Macrolide, lincosamide, and streptogramin (MLS) antibiotics
- These members of the MLS group of antibiotics inhibit bacterial protein synthesis by binding to a target site on the ribosome.
- Gram-negative bacteria are resistant due to the permeability barrier of the outer membrane.
- Staphylococcus aureus (S. aureus) is considered as the pathogen obtaining resistance to certain antibiotics.
Resistance to macrolide, lincosamide, and streptogramin (MLS) antibiotics
- Three mechanisms are responsible for acquiring resistance to MLS antibiotics in staphylococci: (1) target site modifications by methylation or mutation; (2) active efflux of antibiotics; or (3) inactivation of antibiotics.
- Target site modifications by methylation or mutation include target site modifications by a methylase encoded by one or more of the erm genes, methylating 23S rRNA and thereby altering binding sites for MLS antibiotics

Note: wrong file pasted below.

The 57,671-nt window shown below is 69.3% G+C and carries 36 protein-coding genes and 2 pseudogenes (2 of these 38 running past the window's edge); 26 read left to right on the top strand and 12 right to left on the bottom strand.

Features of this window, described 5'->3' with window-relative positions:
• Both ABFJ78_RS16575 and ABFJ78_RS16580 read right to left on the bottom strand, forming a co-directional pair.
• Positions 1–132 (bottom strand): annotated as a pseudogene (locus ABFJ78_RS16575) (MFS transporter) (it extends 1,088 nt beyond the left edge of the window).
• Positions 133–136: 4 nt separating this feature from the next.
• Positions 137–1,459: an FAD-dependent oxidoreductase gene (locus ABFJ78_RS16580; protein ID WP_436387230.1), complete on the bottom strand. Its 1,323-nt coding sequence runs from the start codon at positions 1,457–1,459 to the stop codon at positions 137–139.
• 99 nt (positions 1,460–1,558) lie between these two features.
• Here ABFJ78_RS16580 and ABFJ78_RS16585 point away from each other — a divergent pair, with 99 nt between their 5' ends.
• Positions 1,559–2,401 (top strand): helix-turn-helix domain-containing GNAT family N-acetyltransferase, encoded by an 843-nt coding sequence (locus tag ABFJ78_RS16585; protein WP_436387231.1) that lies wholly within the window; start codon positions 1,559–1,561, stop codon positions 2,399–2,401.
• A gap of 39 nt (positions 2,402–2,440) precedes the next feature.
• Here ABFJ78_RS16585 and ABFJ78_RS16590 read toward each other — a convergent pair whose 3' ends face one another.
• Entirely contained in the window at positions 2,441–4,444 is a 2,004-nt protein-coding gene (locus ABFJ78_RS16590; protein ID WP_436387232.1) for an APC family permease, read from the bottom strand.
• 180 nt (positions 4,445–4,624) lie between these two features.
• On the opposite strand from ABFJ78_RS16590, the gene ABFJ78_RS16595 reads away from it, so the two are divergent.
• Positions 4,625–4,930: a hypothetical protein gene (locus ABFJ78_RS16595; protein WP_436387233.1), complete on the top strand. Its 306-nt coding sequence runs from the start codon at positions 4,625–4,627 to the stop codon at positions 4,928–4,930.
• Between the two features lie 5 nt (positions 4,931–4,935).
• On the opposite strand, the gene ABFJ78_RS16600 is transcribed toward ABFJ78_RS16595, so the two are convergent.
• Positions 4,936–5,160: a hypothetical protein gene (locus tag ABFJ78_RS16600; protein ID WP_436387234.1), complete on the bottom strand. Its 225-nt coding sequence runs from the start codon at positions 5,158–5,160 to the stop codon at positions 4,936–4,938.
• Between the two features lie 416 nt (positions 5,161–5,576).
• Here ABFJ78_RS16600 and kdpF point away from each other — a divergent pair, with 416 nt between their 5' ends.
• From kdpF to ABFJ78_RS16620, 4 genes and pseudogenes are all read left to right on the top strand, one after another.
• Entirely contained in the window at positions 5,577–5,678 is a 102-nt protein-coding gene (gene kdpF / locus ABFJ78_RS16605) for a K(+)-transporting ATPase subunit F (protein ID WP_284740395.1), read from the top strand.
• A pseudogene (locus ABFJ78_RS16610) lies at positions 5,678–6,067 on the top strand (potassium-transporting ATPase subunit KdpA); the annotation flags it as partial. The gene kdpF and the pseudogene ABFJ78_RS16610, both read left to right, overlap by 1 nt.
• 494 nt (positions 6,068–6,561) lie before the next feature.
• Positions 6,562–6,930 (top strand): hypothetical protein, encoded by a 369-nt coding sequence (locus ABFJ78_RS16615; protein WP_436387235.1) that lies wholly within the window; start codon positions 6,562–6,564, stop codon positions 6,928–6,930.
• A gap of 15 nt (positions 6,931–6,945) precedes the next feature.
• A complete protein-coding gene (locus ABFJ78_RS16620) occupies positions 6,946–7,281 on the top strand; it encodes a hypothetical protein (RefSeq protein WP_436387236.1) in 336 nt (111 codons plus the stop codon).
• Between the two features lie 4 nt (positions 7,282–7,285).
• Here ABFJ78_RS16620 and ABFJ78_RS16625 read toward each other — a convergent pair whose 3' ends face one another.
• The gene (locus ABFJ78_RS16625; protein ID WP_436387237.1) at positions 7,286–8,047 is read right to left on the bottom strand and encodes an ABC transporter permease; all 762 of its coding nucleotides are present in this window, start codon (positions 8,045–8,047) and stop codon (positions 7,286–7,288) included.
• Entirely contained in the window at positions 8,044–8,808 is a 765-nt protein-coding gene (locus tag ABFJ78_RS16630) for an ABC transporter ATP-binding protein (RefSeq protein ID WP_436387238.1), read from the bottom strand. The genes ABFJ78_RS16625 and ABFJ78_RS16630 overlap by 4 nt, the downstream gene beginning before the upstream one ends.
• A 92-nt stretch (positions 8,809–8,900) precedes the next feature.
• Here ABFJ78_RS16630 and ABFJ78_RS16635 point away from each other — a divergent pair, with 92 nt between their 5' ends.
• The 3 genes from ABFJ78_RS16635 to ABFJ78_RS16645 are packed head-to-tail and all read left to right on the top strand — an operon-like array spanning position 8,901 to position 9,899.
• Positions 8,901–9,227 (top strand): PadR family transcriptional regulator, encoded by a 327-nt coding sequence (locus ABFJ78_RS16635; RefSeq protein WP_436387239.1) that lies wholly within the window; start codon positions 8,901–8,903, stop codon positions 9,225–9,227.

- Active efflux of antibiotics involves a macrolide efflux pump is encoded by msr(A) and/ or msr(B) genes
- A third resistance mechanism, involving ribosomal mutation, has been reported in a small
a number of clinical isolates of S. pneumoniae.
- Trimethoprim is used for the treatment of enteric, respiratory, skin, and urinary tract infections
- It acts bacteriostatically by inhibition of dihydrofolate reductase (DHFR).
Resistance to trimethoprim
- The bacterial resistance to trimethoprim is mediated by
(i) a permeability barrier
(ii) a naturally insensitive intrinsic dihydrofolate reductase (DHFR)
(iii) spontaneous mutations in the intrinsic DHFR
(iv) increased production of the sensitive target enzyme by upregulation of gene expression or gene duplication
(v) horizontal acquisition (plasmid-mediated or conjugation) of dfr genes that encode resistant DHFRs.
- The drug is widely used to treat Staphylococcus aureus infections and decolonization of methicillin-resistant S. aureus (MRSA)
- Mupirocin inhibits bacterial isoleucyl transfer-RNA synthetase (IRS) and inhibits bacterial protein synthesis.
Resistance to mupirocin
- Low-level resistance is due to mutation of the host IRS, whereas high-level resistance is due to the acquisition of a distinct IRS that is less sensitive to inhibition
- The low-level mupirocin resistance involves point mutations in the ileS gene and High-level mupirocin resistance is mediated by the plasmid-encoded genes mupA and mupB.